On Fri, Jul 31, 2009 at 1:55 PM, Herman I. May <Herman.May@kempiweb .net> wrote:
           
          On 20090731@14: 51CDT, Serge Issakov<serge.issakov@ gmail.com> wrote:

          > The Forester/VC position is mischaracterized/ exaggerated  as usual.

          I don't necessarily agree with your evaluation, Serge.

          The excerpt you cited seems pretty accurate to me. There are a few
          items of context I think could be refined, but, overall, I found the
          summary to be pretty accurate ...until the last paragraph. (Though I
          am not so sure training all cyclists to operate in and be competent as
          vehicle operators is attainable or realistic. One has to have that
          desire.)

          Is it not the case that we *DO* feel that the existing transportation
          system is adequate to the task of providing a safe, effective means of
          getting from point "A" to point "B" regardless of the chosen vehicle?

          Is it not the case that most of those clamoring for facilities are
          doing so largely due to psychological apprehensions derived from a
          lack of skill and experience?

          The author loses his objectivity in the final paragraph, when he states:

          "We must find a way to build more separated facilities to make
          bicycling less intimidating to beginners and non-enthusiasts. We also
          need more training in vehicular cycling techniques to build rider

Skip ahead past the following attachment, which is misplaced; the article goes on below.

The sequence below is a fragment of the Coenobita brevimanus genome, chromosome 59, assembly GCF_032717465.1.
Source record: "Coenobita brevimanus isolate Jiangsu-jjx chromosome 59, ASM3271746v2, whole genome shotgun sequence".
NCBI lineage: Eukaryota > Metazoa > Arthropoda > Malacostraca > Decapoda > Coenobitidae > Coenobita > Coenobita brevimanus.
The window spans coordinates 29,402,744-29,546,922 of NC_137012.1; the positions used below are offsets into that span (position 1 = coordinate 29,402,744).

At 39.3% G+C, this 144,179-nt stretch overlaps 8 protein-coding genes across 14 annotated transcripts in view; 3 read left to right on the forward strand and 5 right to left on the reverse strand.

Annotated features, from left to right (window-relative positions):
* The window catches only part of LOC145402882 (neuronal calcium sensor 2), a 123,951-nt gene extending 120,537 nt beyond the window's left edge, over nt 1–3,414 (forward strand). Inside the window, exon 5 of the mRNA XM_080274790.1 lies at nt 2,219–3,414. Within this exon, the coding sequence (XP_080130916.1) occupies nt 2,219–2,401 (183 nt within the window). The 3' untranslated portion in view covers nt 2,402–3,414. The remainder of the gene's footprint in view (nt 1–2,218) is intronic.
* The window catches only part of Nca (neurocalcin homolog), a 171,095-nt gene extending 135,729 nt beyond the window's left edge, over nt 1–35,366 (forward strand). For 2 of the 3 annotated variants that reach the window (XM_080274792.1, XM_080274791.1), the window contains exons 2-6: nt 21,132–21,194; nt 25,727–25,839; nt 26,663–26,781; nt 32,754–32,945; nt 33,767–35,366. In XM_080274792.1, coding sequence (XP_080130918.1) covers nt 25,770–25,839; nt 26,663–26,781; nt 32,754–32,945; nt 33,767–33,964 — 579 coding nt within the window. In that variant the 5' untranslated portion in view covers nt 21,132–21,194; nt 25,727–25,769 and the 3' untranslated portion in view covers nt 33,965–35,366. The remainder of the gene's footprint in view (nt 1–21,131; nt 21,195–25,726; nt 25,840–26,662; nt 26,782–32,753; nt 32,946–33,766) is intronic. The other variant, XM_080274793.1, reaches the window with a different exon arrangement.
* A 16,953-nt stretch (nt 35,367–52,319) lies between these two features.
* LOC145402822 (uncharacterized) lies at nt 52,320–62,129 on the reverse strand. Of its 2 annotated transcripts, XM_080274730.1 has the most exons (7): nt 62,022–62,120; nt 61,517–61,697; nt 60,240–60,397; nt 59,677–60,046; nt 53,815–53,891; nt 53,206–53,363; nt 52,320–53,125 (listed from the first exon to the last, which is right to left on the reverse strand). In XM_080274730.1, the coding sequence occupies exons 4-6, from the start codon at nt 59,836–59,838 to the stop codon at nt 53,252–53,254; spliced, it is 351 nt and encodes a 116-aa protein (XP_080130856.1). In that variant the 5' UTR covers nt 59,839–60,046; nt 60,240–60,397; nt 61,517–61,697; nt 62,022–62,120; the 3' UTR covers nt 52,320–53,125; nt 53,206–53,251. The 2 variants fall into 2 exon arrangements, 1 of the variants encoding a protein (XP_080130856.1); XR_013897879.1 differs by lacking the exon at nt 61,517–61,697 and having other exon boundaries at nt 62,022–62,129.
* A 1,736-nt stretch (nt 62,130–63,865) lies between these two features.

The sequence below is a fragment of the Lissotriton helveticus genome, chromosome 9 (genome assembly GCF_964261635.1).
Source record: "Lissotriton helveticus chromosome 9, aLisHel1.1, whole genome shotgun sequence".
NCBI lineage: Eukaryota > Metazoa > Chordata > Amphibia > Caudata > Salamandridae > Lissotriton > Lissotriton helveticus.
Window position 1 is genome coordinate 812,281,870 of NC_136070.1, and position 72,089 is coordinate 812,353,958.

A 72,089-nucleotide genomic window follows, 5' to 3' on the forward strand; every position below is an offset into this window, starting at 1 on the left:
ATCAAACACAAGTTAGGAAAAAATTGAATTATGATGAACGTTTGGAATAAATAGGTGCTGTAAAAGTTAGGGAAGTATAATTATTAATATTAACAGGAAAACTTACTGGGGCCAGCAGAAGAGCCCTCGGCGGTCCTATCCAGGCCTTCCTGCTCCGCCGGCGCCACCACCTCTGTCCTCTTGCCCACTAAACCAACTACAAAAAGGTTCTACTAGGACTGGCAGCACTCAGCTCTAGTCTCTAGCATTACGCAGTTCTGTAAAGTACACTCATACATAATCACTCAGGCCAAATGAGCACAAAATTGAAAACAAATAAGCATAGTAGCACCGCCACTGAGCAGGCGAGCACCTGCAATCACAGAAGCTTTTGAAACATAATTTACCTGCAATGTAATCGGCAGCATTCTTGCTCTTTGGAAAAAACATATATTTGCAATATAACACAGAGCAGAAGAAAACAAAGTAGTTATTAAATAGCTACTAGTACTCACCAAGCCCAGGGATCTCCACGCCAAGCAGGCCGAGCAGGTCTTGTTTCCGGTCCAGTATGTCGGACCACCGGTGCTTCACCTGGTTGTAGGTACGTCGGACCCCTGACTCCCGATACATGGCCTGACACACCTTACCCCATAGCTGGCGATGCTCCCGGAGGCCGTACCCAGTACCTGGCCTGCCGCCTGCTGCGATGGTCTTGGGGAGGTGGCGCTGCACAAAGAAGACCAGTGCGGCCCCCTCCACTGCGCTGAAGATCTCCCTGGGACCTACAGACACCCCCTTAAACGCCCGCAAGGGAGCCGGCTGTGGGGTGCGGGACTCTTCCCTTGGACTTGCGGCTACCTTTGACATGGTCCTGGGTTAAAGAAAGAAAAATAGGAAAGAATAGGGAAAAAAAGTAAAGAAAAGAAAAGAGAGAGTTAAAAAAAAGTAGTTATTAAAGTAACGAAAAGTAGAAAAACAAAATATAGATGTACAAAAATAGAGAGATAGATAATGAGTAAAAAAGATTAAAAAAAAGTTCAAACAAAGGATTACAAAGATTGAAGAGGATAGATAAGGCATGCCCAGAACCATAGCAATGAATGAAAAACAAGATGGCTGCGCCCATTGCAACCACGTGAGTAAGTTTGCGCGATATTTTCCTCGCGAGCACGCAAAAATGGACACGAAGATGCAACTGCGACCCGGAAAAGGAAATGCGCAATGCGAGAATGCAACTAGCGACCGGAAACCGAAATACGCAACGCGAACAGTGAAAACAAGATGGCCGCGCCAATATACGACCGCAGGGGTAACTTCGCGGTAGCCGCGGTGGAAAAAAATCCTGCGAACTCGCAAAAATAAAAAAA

skill and confidence for dealing with the realities on the ground as
          we build those new facilities."

          Why does he feel facilities and education are equal imperatives?
          Likely because, deep down inside, despite his stated beliefs to the
          contrary, he is not particularly as competent and experienced as he
          thinks himself to be. Like many fearful cyclists, he cannot reconcile
          the psychological from the physical; discriminate the imagined from
          the real.

          Herman
          _


          -- 
          John Forester, MS, PE
          Bicycle Transportation Engineer
          7585 Church St. Lemon Grove CA 91945-2306
          619-644-5481    forester@...
          www.johnforester.com
        • Peter Rosenfeld
          Before some pro-facility person jumps on this, I d like to mention that there are some minor exceptions to Mr. Forester s excellent description of dense,
          Message 4 of 6 , Aug 1, 2009
            Before some pro-facility person jumps on this, I'd like to mention that there are some minor exceptions to Mr. Forester's excellent description of dense, walking cities, which don't have the room for both automobile transport and special bicycle-only facilities, and low-density areas that do have room for both but are too spread out to make bicycling competitive with automobile transportation.

            For reasons that  Mr. Forester has pointed out in the past, Davis, CA, is an example of a low-density town with significant bicycle transportation. Davis, even with its recent "suburban sprawl" is about 4 miles wide at its widest point. It is isolated in a farming district. There's really nothing to travel to outside of Davis, other than the artichoke fields, until you get to the edge of West Sacramento, 14 miles away.  So bicycling can be competitive with auto travel in such small, isolated towns.

            --- On Fri, 7/31/09, John Forester <forester@...> wrote: